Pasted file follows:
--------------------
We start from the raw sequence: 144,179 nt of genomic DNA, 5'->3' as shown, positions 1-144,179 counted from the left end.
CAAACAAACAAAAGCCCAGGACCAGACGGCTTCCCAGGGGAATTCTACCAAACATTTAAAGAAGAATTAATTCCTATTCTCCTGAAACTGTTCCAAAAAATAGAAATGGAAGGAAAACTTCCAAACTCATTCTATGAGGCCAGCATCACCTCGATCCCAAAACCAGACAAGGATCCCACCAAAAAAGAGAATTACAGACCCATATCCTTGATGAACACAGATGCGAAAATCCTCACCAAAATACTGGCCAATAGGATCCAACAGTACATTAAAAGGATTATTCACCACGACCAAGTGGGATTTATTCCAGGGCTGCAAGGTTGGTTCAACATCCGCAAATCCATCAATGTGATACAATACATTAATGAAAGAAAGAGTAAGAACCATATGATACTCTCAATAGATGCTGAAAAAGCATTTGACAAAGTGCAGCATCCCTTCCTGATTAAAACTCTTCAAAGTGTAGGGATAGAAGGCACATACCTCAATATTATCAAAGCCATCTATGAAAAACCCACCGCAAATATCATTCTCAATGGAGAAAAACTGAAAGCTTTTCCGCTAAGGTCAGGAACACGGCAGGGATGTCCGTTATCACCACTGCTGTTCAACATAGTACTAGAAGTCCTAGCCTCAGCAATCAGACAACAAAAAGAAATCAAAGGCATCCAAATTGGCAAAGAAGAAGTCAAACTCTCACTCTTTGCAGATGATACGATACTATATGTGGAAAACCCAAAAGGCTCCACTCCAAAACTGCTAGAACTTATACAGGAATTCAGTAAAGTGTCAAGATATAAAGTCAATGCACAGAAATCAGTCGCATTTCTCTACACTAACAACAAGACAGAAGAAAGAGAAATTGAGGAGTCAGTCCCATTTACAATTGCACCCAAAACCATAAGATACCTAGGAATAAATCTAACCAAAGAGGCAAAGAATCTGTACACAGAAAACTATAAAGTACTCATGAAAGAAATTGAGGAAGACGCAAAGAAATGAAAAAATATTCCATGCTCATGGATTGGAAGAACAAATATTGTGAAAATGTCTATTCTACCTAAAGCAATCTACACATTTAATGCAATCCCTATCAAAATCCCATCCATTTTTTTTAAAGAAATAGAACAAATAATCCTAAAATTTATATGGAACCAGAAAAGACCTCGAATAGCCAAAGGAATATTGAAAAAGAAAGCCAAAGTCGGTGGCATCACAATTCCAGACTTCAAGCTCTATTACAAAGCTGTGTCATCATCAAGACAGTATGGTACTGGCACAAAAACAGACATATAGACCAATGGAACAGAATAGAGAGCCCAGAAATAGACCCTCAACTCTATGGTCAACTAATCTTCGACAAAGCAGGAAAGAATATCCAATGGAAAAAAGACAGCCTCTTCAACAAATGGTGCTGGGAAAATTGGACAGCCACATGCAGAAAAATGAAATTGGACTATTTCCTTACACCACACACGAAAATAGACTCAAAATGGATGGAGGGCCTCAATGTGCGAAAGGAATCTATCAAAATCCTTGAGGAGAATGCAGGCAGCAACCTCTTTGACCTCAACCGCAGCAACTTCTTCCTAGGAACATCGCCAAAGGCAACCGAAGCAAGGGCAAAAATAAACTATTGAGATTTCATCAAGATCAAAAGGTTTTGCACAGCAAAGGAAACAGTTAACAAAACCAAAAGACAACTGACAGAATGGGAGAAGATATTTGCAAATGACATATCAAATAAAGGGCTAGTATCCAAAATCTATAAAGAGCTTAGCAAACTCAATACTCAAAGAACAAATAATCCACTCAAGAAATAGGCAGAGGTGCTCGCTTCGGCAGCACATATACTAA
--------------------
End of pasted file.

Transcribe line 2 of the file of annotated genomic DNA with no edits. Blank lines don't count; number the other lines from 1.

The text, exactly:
CAAACAAACAAAAGCCCAGGACCAGACGGCTTCCCAGGGGAATTCTACCAAACATTTAAAGAAGAATTAATTCCTATTCTCCTGAAACTGTTCCAAAAAATAGAAATGGAAGGAAAACTTCCAAACTCATTCTATGAGGCCAGCATCACCTCGATCCCAAAACCAGACAAGGATCCCACCAAAAAAGAGAATTACAGACCCATATCCTTGATGAACACAGATGCGAAAATCCTCACCAAAATACTGGCCAATAGGATCCAACAGTACATTAAAAGGATTATTCACCACGACCAAGTGGGATTTATTCCAGGGCTGCAAGGTTGGTTCAACATCCGCAAATCCATCAATGTGATACAATACATTAATGAAAGAAAGAGTAAGAACCATATGATACTCTCAATAGATGCTGAAAAAGCATTTGACAAAGTGCAGCATCCCTTCCTGATTAAAACTCTTCAAAGTGTAGGGATAGAAGGCACATACCTCAATATTATCAAAGCCATCTATGAAAAACCCACCGCAAATATCATTCTCAATGGAGAAAAACTGAAAGCTTTTCCGCTAAGGTCAGGAACACGGCAGGGATGTCCGTTATCACCACTGCTGTTCAACATAGTACTAGAAGTCCTAGCCTCAGCAATCAGACAACAAAAAGAAATCAAAGGCATCCAAATTGGCAAAGAAGAAGTCAAACTCTCACTCTTTGCAGATGATACGATACTATATGTGGAAAACCCAAAAGGCTCCACTCCAAAACTGCTAGAACTTATACAGGAATTCAGTAAAGTGTCAAGATATAAAGTCAATGCACAGAAATCAGTCGCATTTCTCTACACTAACAACAAGACAGAAGAAAGAGAAATTGAGGAGTCAGTCCCATTTACAATTGCACCCAAAACCATAAGATACCTAGGAATAAATCTAACCAAAGAGGCAAAGAATCTGTACACAGAAAACTATAAAGTACTCATGAAAGAAATTGAGGAAGACGCAAAGAAATGAAAAAATATTCCATGCTCATGGATTGGAAGAACAAATATTGTGAAAATGTCTATTCTACCTAAAGCAATCTACACATTTAATGCAATCCCTATCAAAATCCCATCCATTTTTTTTAAAGAAATAGAACAAATAATCCTAAAATTTATATGGAACCAGAAAAGACCTCGAATAGCCAAAGGAATATTGAAAAAGAAAGCCAAAGTCGGTGGCATCACAATTCCAGACTTCAAGCTCTATTACAAAGCTGTGTCATCATCAAGACAGTATGGTACTGGCACAAAAACAGACATATAGACCAATGGAACAGAATAGAGAGCCCAGAAATAGACCCTCAACTCTATGGTCAACTAATCTTCGACAAAGCAGGAAAGAATATCCAATGGAAAAAAGACAGCCTCTTCAACAAATGGTGCTGGGAAAATTGGACAGCCACATGCAGAAAAATGAAATTGGACTATTTCCTTACACCACACACGAAAATAGACTCAAAATGGATGGAGGGCCTCAATGTGCGAAAGGAATCTATCAAAATCCTTGAGGAGAATGCAGGCAGCAACCTCTTTGACCTCAACCGCAGCAACTTCTTCCTAGGAACATCGCCAAAGGCAACCGAAGCAAGGGCAAAAATAAACTATTGAGATTTCATCAAGATCAAAAGGTTTTGCACAGCAAAGGAAACAGTTAACAAAACCAAAAGACAACTGACAGAATGGGAGAAGATATTTGCAAATGACATATCAAATAAAGGGCTAGTATCCAAAATCTATAAAGAGCTTAGCAAACTCAATACTCAAAGAACAAATAATCCACTCAAGAAATAGGCAGAGGTGCTCGCTTCGGCAGCACATATACTAA